by Finn Helmo Hansen, Founder & CEO, Stratinis
1. Having different prices in different markets based on willingness-to-pay is solid pricing strategy, just like customer or product segmentation based on willingness-to-pay in a single country.
2. One single global price is leaving money on the table, except for very special cases where only selling to truly global clients.
3. Build a set of parameters to evaluate your pricing power and potential in each market. This can be market position, maturity, customers’ switching costs, levels of perceived competition, nature of customers (many/few vs local/global). Set international pricing guidelines based on these parameters.
4. Use a pricing corridor framework, with a floor price and a ceiling price, to guide local teams on minimum and maximum prices. This gives global control over price levels but allows markets to adapt to local practices as long as they stay within the corridor. Allow local pricing freedom and let local teams exploit pricing potential in their markets. Most pricing opportunity insights come from local teams, if provided with the amount of freedom to price.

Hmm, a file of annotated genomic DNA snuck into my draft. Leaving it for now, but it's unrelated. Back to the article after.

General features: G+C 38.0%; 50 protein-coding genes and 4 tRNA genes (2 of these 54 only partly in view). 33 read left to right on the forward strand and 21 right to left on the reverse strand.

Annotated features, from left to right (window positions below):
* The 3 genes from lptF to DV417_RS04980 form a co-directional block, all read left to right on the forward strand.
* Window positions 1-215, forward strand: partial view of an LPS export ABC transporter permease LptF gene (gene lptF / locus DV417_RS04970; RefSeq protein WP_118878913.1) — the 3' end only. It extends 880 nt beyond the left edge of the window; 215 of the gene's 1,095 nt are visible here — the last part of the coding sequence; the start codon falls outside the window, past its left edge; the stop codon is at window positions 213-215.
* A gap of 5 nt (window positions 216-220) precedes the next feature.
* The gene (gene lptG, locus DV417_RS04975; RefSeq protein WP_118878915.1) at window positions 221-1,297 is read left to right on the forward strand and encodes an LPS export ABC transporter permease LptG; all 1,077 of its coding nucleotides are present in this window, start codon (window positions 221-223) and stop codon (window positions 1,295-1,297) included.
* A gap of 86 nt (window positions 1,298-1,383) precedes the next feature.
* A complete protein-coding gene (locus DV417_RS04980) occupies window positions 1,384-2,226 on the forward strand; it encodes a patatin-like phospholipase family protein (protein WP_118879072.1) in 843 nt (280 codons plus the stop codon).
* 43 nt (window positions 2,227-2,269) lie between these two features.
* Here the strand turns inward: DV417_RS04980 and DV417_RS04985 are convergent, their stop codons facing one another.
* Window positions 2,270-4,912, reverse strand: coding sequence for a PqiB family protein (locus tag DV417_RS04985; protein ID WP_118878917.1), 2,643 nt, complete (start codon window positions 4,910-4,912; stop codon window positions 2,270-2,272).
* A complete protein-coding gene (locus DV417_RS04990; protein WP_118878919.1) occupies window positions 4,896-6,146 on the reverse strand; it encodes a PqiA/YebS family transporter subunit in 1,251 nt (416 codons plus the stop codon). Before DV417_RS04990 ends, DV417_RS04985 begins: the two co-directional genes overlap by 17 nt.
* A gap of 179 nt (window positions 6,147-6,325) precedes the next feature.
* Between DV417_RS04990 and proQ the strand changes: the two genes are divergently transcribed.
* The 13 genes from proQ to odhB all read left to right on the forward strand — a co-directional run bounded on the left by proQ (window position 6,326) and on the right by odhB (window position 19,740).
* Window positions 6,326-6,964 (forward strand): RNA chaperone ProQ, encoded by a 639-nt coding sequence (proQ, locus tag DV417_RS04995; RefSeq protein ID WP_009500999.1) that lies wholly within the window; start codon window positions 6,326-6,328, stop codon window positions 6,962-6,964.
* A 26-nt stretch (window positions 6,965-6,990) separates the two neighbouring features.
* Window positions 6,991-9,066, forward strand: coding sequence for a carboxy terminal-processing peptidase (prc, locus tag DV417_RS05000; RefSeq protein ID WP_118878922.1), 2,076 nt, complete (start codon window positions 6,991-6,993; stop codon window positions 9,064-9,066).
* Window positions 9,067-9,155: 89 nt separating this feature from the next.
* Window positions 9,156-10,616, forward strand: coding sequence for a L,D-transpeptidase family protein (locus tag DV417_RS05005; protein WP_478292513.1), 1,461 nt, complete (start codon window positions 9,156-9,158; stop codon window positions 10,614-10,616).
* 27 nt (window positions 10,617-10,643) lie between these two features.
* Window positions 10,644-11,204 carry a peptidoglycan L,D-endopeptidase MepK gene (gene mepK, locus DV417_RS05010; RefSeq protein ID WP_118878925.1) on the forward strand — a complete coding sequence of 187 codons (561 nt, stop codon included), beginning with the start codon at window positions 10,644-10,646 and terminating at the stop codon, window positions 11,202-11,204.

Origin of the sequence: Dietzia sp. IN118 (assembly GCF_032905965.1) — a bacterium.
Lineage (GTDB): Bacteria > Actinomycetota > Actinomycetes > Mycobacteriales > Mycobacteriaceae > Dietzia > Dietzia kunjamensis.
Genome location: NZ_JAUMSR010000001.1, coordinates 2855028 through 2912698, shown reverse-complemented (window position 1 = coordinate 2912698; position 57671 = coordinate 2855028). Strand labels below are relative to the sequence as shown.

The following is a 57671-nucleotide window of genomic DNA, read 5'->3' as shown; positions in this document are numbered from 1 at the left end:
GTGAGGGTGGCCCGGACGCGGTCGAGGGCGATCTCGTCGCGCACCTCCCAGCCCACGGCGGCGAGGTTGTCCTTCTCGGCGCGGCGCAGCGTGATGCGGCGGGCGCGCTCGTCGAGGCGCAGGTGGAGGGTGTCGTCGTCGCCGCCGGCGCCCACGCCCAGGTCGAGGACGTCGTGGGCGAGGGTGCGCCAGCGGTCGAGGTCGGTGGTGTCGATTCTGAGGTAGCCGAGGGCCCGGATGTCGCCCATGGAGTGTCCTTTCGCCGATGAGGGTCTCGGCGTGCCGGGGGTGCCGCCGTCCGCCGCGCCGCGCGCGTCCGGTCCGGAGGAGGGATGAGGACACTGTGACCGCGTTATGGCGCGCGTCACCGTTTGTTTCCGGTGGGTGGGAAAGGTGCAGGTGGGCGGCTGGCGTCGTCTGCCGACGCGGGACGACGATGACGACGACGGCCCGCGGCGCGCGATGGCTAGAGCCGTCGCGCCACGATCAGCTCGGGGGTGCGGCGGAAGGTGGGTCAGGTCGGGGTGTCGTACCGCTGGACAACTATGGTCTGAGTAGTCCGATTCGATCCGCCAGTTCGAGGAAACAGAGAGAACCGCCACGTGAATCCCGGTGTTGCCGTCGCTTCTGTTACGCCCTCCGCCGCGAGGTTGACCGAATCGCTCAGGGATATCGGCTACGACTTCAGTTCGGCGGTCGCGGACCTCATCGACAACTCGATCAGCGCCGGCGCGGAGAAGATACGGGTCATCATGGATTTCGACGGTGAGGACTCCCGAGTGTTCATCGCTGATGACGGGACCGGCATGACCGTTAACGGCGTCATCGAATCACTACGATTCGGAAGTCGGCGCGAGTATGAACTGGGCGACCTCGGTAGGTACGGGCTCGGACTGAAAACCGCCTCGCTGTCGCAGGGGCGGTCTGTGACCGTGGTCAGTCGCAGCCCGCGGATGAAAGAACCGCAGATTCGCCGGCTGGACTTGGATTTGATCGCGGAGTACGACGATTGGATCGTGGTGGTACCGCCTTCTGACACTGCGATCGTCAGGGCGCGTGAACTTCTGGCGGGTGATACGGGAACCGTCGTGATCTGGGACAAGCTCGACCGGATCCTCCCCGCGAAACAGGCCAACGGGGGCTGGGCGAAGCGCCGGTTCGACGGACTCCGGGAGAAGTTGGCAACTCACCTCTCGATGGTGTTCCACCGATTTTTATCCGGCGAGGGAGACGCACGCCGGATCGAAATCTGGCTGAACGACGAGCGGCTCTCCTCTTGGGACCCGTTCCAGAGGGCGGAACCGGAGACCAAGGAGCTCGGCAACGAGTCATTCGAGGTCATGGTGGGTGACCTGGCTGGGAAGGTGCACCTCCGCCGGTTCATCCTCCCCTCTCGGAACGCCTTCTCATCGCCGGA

5. Build a database with your price waterfalls around the world, in order to establish internal understanding of differences and opportunities. Make sure your database can reflect differences in local prices rather than using the database project to harmonize prices/discounts/rebates/terms.
6. Competitor-benchmarking is a local exercise. Talking from experience, most competitors are not consistent in their global pricing, so do not tie your global pricing approach to them. However, do consider competitor pricing locally, where relevant.
7. Value-pricing is theoretically superior to cost-based pricing, but remember that customers’ willingness-to-pay varies from country to country, so make sure to look at differentiating value drivers too.
8. If you are dealing with cross-border customers who buy your products or services in several countries then make a strategy for how to make price differentiation stick with them too. Some elements of the price waterfall can/should be adjusted to local specifics and thus resulting in a differentiated pocket price.
9. Parallel trade can be annoying but normally it makes up a small percentage of total sales. Financial benefits of a properly executed pricing strategy with higher prices in certain markets will outweigh the downsides. Parallel trade should never be a reason for harmonizing all prices around the globe.
10. Always stay within the law. Typical topics to consider in international pricing practices are around not blocking free trade such as in the European Union or general pricing law.
To learn how Stratinis can help you manage pricing challenges like these, visit us at www.stratinis.com